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Author Perspectives on Research Visibility and Impact
University of Borås, Faculty of Librarianship, Information, Education and IT. (KIR)ORCID iD: 0000-0001-5572-8566
Kungliga biblioteket.ORCID iD: 0000-0002-3331-0940
Stockholms universitet.
2018 (English)In: 23rd Nordic Workshop on Bibliometrics and Research Policy 2018: Book of abstracts / [ed] Marco Schirone, Björn Hammarfelt & Gustaf Nelhans, 2018Conference paper, Poster (with or without abstract) (Refereed)
Abstract [en]

The poster will present findings from a survey of 375 corresponding authors whose publications have beenpublished open access as part of the Springer Compact agreement between Bibsam and Springer Nature 2016-2018. In focus is how these authors reason about ways to make their research visible, how/if they themselves tryto track the attention gained by the publication, and what they think are good impact measures. The study thusadds to previous work on author attitudes and practices (e.g. Hammarfelt & Haddow, 2018; Tenopir et al., 2016)and can provide some input into the current work in Sweden on how to evaluate and assure high research quality(UKÄ, 2018).

When asked about their arguments for publishing open access, a large proportion of respondents in freetextanswers indicated that open access is important because it increases a publication’s visibility, access to it,downloads and/or social and scientific impact. Consequently, it is interesting to investigate if open accesspublishing is the only way in which these authors try to find readers for their publication, or if they take furthersteps. Answers suggest researchers use general social media, academic networking sites, and more traditionaldigital channels to share their publications.

Furthermore, the study asked which measures the authors think are the best ones for assessing the impactof their publications, and how they themselves find out how much attention their publications get. The responseswill be discussed in terms of traditional metrics, such as JIFs and citations, and altmetrics, such as how documentsare accessed or appraised (Haustein et al., 2016) through downloads or shares in social media. They will also berelated to more indirect forms of research evaluation, such as peer review and social impact.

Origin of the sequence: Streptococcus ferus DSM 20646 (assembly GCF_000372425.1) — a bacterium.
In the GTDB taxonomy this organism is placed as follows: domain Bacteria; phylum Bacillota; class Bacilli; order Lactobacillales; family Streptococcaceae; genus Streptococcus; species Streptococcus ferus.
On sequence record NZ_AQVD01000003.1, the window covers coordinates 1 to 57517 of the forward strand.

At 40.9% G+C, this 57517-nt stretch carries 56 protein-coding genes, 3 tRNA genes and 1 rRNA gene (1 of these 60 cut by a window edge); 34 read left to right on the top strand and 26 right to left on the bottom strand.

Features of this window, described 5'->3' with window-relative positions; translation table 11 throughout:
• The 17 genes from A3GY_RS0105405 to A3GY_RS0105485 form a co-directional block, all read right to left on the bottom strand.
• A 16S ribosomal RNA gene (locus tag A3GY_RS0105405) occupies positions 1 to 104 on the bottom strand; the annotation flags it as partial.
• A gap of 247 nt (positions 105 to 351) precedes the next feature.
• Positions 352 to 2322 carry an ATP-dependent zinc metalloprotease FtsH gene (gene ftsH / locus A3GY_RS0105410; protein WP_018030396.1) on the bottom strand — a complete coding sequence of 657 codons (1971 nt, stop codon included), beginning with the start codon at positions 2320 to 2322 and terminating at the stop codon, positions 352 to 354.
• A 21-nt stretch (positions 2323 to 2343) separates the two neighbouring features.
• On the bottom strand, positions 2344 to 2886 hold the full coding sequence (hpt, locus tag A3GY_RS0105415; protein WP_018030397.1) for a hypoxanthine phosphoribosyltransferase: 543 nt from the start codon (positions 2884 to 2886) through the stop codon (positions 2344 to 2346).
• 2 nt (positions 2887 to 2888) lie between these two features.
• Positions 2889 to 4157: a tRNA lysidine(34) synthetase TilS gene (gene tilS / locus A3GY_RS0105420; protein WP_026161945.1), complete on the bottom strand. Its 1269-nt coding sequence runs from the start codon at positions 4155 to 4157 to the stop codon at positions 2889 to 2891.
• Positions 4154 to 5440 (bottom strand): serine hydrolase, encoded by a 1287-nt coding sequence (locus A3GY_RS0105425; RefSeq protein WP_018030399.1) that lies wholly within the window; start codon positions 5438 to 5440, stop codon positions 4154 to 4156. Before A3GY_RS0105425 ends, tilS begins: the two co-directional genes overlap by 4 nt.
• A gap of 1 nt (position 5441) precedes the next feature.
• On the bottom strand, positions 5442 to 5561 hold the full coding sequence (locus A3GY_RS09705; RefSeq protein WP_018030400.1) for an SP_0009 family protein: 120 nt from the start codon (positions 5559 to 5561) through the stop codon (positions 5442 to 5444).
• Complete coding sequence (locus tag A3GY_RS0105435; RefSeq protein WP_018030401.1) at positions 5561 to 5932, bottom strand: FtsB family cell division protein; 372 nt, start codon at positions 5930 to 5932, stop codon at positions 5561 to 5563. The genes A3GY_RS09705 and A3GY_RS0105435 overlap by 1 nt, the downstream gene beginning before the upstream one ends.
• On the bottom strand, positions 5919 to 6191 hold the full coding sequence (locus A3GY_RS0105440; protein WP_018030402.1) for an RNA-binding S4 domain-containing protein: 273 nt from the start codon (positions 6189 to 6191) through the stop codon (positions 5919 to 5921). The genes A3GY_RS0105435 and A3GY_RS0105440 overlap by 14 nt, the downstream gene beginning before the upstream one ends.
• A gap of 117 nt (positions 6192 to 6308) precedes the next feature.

References

Hammarfelt, B. & Haddow, G. (2018). Conflicting measures and values: How humanities scholars in Australia and Swedenuse and react to bibliometric indicators. JASIS&T, 69(7), 924-935.

Haustein, S., Bowman, T. D. & Costas, R. (2016). Interpreting ‘altmetrics’: Viewing acts on social media through the lensof citation and social theories. In Sugimoto, C. R. (Ed.), Theories of informetrics and scholarly communication (pp. 372-405). Berlin: De Gruyter Mouton.

Tenopir, C. et al. (2016). No scholar is an island: The impact of sharing in the work life of scholars. Learned Publishing, 30,5-17.

UKÄ - Universitetskanslerämbetet (2018). Kvalitetssäkring av forskning: Rapportering av ett regeringsuppdrag. (Report2018:2) Stockholm: Universitetskanslerämbetet.

Place, publisher, year, edition, pages
2018.
Keywords [en]
authors, open access, impact measures, attention, scholarly publishing, researchvisibility
National Category
Information Studies
Research subject
Library and Information Science
Identifiers
URN: urn:nbn:se:hb:diva-15495OAI: oai:DiVA.org:hb-15495DiVA, id: diva2:1271828
Conference
23rd Nordic Workshop on Bibliometrics and Research Policy 2018, Borås, November 8-9 2018.
Available from: 2018-12-18 Created: 2018-12-18 Last updated: 2019-01-10Bibliographically approved

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Francke, Helena

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CiteExportLink to record
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